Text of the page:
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Biophysical information representation in temporally correlated spike trains

Nesse, William H., Maler, Leonard, Longtin, André
Proceedings of the National Academy of Sciences of the United States of America 2010 v.107 no.51 pp. 21973-21978
dynamic models, neurons, prediction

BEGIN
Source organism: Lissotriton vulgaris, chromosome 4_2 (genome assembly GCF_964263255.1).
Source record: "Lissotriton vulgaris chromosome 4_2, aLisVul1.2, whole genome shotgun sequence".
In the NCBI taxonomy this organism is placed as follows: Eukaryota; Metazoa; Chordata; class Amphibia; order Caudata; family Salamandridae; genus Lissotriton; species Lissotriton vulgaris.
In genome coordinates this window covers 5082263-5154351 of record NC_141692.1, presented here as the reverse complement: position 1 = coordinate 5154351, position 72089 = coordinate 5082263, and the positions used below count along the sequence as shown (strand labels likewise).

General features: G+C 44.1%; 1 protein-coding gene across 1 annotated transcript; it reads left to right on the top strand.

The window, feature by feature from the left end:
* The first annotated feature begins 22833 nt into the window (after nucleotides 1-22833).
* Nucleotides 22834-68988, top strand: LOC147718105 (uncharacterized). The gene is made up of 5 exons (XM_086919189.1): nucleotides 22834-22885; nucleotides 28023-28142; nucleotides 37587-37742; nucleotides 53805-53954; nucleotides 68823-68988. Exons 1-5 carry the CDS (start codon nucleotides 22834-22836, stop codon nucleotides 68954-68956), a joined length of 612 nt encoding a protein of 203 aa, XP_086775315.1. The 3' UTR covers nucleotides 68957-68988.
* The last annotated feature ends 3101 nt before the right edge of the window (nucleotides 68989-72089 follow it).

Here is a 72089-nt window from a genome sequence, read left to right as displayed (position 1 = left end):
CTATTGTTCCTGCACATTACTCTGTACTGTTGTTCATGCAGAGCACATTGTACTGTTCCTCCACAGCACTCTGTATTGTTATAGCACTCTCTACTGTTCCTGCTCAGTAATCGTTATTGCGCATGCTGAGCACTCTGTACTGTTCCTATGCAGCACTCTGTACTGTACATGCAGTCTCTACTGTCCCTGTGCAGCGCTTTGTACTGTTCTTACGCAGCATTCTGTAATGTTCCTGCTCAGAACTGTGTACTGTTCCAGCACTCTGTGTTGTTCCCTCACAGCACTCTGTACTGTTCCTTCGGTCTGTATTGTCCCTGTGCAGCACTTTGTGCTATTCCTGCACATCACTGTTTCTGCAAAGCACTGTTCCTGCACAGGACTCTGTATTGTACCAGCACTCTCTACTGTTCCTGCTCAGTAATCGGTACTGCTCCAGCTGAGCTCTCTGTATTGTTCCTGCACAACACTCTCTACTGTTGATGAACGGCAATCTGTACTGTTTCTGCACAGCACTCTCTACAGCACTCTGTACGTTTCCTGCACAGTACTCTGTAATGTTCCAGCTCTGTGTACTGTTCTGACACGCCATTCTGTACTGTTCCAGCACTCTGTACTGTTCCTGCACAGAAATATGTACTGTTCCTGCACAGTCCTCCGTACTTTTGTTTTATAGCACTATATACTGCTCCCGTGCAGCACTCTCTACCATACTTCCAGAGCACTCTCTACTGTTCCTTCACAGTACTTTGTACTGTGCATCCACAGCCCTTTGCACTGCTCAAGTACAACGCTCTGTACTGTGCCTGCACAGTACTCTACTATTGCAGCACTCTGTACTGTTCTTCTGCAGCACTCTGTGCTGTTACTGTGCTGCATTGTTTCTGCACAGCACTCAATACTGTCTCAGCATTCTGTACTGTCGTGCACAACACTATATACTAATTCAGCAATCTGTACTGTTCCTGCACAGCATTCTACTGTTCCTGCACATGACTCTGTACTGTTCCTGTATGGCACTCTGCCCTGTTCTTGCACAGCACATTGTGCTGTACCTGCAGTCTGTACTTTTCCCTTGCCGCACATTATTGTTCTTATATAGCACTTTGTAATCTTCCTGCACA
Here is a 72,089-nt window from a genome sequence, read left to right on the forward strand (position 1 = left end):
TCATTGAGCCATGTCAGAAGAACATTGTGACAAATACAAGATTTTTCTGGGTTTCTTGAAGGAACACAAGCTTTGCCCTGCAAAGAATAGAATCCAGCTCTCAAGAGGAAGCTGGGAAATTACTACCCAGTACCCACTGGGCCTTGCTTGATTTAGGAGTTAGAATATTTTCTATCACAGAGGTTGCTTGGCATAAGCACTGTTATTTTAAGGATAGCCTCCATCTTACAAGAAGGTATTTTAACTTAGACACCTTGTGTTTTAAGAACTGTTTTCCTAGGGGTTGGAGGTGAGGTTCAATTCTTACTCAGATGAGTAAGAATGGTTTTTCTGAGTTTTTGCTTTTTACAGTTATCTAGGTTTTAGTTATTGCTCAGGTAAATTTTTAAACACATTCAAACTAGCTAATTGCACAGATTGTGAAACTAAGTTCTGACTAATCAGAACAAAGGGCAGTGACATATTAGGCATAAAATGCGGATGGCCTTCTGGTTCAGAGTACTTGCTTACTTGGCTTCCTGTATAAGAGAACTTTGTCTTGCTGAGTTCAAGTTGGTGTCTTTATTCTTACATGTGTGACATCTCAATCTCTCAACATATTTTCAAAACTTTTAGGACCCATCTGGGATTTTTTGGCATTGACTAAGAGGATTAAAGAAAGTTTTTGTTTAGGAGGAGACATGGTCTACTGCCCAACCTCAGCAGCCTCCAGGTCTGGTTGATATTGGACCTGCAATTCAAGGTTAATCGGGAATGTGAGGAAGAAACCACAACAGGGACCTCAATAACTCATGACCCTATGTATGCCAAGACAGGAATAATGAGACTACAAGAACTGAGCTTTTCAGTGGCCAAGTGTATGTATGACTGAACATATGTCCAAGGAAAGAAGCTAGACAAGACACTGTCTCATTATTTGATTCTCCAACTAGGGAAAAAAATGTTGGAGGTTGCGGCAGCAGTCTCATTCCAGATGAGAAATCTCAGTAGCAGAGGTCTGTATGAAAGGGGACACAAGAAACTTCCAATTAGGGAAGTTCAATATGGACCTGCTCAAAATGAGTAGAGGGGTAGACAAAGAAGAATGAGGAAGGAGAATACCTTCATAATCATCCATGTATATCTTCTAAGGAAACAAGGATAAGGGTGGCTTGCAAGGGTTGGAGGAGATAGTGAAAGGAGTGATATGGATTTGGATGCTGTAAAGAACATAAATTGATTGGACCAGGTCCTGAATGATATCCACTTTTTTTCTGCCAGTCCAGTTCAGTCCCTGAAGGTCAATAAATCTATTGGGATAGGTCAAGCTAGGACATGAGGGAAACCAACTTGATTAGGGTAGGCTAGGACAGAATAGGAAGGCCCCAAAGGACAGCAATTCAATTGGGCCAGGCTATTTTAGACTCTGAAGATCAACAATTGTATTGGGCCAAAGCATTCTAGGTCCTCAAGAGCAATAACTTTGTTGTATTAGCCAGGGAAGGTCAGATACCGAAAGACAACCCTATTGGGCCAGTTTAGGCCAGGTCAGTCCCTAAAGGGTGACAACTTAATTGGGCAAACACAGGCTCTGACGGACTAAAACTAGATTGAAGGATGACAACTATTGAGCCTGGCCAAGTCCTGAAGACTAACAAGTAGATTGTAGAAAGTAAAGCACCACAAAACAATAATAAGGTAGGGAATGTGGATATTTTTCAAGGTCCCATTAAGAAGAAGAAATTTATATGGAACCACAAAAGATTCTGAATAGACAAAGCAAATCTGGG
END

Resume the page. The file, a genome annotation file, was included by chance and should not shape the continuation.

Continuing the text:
Spike trains commonly exhibit interspike interval (ISI) correlations caused by spike-activated adaptation currents. Here we investigate how the dynamics of adaptation currents can represent spike pattern information generated from stimulus inputs. By analyzing dynamical models of stimulus-driven single neurons, we show that the activation states of the correlation-inducing adaptation current are themselves statistically independent from spike to spike. This paradoxical finding suggests a biophysically plausible means of information representation. We show that adaptation independence is elicited by input levels that produce regular, non-Poisson spiking. This adaptation-independent regime is advantageous for sensory processing because it does not require sensory inferences on the basis of multivariate conditional probabilities, reducing the computational cost of decoding. Furthermore, if the kinetics of postsynaptic activation are similar to the adaptation, the activation state information can be communicated postsynaptically with no information loss, leading to an experimental prediction that simple synaptic kinetics can decorrelate the correlated ISI sequence. The adaptation-independence regime may underly efficient weak signal detection by sensory afferents that are known to exhibit intrinsic correlated spiking, thus efficiently encoding stimulus information at the limit of physical resolution.